"There was a National Park out there, but I can't remember exactly where it was . . . at least, it wasn't of substantial significance in the scheme of things. The thing that was significant was that we had to double the output of power in this state in ten years in order [to] supply the demands of industry and the community. And this was the scheme that looked as though it could do a greater part of [the] job for us."

A series of photographs in the 1976 Tasmanian Year book illustrated the process of flooding of the Lake Pedder area.

Lake Pedder extinctions

The Lake Pedder earthworm (Hypolimnus pedderensis) is only known by the type specimen collected from a beach on Lake Pedder, Tasmania in 1971. After the flooding of the lake, this invertebrate was never seen again. A 1996 survey that sought to determine whether the species still existed in the area failed to find any examples. Since 2003 the Lake Pedder Earthworm has been listed as extinct on the IUCN Red List of Threatened Species.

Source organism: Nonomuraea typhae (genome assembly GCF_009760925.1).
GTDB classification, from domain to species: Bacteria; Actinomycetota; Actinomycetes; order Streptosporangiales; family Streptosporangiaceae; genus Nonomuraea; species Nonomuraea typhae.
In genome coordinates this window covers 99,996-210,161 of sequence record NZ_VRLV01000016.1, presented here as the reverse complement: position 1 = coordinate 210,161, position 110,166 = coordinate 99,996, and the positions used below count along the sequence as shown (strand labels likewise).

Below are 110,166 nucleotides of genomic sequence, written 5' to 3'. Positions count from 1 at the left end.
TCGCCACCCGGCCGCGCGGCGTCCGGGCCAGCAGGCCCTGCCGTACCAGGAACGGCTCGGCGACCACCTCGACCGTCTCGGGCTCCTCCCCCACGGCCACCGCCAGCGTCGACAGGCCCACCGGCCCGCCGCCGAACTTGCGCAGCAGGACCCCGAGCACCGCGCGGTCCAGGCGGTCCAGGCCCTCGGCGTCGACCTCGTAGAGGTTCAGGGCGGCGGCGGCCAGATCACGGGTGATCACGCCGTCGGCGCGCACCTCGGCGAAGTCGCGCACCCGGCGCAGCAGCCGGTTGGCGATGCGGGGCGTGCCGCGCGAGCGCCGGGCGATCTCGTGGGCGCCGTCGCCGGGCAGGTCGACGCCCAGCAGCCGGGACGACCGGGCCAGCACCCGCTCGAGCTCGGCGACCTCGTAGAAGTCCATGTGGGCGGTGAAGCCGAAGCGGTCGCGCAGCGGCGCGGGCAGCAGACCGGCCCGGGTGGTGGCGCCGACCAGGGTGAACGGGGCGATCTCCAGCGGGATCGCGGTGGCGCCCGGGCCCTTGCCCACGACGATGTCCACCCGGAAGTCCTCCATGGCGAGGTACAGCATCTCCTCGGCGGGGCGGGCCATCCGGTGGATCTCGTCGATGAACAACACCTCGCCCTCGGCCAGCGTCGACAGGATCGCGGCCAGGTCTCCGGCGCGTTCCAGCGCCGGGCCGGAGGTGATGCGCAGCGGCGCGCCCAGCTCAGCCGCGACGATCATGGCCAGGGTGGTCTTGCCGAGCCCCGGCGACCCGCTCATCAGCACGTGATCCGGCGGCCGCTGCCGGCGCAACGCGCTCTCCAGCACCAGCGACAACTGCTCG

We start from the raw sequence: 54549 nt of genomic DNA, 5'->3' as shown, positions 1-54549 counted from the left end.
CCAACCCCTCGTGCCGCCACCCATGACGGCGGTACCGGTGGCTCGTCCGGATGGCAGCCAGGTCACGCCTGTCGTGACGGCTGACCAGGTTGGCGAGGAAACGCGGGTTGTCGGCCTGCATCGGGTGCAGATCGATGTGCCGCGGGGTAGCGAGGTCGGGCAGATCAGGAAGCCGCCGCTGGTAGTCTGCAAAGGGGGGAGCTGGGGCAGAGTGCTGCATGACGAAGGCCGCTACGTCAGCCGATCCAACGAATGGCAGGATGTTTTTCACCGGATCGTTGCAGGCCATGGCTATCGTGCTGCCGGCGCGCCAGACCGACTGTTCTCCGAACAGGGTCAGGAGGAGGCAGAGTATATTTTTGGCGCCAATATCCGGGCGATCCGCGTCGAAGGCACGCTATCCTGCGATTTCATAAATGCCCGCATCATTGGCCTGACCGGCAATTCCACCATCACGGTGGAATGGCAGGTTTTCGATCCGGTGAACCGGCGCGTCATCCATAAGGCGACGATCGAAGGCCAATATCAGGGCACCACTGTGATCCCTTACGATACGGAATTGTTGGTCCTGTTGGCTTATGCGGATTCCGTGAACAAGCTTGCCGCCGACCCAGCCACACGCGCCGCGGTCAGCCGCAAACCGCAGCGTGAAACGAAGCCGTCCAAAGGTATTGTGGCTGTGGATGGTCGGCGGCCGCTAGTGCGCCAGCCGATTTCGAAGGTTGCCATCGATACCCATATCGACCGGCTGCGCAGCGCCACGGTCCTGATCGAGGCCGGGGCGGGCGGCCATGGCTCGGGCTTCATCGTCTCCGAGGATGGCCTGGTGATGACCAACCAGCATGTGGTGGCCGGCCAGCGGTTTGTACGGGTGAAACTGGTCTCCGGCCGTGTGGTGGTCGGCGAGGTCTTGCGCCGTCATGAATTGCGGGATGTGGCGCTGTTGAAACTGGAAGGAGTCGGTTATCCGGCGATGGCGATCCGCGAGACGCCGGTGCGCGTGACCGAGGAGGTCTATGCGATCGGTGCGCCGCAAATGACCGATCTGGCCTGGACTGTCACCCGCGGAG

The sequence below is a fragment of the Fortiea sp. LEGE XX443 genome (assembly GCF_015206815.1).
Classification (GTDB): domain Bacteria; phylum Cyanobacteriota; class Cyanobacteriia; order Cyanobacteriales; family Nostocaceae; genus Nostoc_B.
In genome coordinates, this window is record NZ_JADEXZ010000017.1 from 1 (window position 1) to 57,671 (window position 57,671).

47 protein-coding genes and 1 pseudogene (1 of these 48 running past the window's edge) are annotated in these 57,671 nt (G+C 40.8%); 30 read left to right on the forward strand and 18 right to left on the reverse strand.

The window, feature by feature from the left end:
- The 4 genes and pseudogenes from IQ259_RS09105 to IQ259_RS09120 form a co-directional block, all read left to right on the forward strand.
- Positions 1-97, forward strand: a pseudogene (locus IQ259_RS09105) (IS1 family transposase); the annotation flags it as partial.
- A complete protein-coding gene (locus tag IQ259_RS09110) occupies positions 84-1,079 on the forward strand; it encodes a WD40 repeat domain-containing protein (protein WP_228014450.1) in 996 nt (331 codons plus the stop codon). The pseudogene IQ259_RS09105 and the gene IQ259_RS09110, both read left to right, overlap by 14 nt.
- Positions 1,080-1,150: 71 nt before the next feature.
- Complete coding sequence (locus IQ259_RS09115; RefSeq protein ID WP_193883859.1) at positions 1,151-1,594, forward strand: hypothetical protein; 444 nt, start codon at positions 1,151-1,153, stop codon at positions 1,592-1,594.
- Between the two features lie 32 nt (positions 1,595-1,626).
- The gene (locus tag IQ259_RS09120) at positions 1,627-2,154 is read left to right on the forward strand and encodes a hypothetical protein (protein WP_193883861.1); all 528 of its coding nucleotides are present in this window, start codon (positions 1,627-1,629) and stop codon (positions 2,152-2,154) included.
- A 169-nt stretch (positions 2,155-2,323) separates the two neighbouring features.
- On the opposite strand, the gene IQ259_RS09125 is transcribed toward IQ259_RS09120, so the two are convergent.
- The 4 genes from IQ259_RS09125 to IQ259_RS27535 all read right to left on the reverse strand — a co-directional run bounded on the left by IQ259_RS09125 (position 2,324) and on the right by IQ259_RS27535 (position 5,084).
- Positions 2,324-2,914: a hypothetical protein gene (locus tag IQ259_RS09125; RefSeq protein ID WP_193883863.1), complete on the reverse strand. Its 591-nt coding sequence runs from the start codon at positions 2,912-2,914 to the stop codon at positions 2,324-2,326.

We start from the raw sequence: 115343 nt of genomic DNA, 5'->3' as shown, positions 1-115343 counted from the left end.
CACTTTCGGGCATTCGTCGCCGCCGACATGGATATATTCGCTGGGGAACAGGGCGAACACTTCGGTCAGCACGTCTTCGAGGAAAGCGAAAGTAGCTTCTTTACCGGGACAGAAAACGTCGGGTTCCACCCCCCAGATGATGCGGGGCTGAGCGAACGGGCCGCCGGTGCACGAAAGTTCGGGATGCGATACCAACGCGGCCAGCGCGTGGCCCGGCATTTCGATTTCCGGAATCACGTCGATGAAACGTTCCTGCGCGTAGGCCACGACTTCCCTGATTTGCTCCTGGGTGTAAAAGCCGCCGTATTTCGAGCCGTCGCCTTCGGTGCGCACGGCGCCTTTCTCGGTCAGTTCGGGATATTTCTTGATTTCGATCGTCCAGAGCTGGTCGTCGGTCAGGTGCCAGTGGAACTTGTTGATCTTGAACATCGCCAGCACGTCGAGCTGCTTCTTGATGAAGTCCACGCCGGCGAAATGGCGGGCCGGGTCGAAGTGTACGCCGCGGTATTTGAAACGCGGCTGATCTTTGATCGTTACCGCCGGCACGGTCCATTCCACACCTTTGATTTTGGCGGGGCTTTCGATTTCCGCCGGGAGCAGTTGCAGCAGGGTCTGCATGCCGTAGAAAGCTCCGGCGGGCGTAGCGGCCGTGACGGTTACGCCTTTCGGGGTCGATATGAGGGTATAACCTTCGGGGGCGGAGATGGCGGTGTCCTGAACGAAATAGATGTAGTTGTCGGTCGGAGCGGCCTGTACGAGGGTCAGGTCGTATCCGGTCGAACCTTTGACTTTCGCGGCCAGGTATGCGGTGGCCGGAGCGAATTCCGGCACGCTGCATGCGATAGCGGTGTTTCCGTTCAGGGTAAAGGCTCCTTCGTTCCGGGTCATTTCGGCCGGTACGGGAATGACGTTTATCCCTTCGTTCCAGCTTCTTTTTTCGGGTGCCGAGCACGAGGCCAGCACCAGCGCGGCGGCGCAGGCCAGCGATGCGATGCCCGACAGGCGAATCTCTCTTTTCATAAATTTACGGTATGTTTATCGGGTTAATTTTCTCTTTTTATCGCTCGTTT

An extinction claimed to have occurred after the flooding is that of the Lake Pedder planarian (Romankenkius pedderensis), an endemic flatworm. Since 1996 this invertebrate has also been listed as extinct on the IUCN Red List of Threatened Species. In 2012, the continued existence of this species was reported.

The Pedder galaxias, an Australian freshwater fish, is considered extinct in its natural habitat of Lake Pedder and its tributaries, although it still exists in captivity and in two translocated populations, one at Lake Oberon in the Western Arthurs mountain range and the other at a modified water supply dam near Strathgordon.

Restoration Campaign

To coincide with the United Nations Decade of Ecological Restoration, 2021-2030, the Lake Pedder Restoration Committee is aiming to have the lake restored to its original state. The committee, convened by Christine Milne with support from Todd Dudley, Bob Brown, Paul Thomas and more, plans to have an Ecological Management Plan to restore the original Lake Pedder and surrounding iconic ecosystems ready to go to Governments by 2021.

Gallery

Lake peddar
Panoramic view of 'new' Lake Pedder
Lake Pedder From Mt Eliza
Panoramic view of the 'new' Lake Pedder from Mount Eliza, Southwest National Park, Tasmania, Australia